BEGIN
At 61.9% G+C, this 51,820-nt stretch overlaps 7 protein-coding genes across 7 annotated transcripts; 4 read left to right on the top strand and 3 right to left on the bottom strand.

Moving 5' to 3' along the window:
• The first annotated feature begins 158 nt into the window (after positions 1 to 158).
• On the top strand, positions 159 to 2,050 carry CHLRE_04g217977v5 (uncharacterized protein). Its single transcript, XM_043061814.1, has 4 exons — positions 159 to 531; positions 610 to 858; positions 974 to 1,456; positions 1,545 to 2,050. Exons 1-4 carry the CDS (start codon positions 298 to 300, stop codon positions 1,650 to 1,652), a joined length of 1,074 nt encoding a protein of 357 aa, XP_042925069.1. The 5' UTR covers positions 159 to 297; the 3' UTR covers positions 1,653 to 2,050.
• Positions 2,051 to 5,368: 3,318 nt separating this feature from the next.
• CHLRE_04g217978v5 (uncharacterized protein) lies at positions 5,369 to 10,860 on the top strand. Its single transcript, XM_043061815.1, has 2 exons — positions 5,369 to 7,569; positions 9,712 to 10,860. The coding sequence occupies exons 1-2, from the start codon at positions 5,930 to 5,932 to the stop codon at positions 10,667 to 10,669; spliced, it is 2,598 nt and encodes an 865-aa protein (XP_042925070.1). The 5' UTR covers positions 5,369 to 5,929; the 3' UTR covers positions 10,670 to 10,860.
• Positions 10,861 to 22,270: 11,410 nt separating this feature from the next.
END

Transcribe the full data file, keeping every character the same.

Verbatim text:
At 61.9% G+C, this 51,820-nt stretch overlaps 7 protein-coding genes across 7 annotated transcripts; 4 read left to right on the top strand and 3 right to left on the bottom strand.

Moving 5' to 3' along the window:
• The first annotated feature begins 158 nt into the window (after positions 1 to 158).
• On the top strand, positions 159 to 2,050 carry CHLRE_04g217977v5 (uncharacterized protein). Its single transcript, XM_043061814.1, has 4 exons — positions 159 to 531; positions 610 to 858; positions 974 to 1,456; positions 1,545 to 2,050. Exons 1-4 carry the CDS (start codon positions 298 to 300, stop codon positions 1,650 to 1,652), a joined length of 1,074 nt encoding a protein of 357 aa, XP_042925069.1. The 5' UTR covers positions 159 to 297; the 3' UTR covers positions 1,653 to 2,050.
• Positions 2,051 to 5,368: 3,318 nt separating this feature from the next.
• CHLRE_04g217978v5 (uncharacterized protein) lies at positions 5,369 to 10,860 on the top strand. Its single transcript, XM_043061815.1, has 2 exons — positions 5,369 to 7,569; positions 9,712 to 10,860. The coding sequence occupies exons 1-2, from the start codon at positions 5,930 to 5,932 to the stop codon at positions 10,667 to 10,669; spliced, it is 2,598 nt and encodes an 865-aa protein (XP_042925070.1). The 5' UTR covers positions 5,369 to 5,929; the 3' UTR covers positions 10,670 to 10,860.
• Positions 10,861 to 22,270: 11,410 nt separating this feature from the next.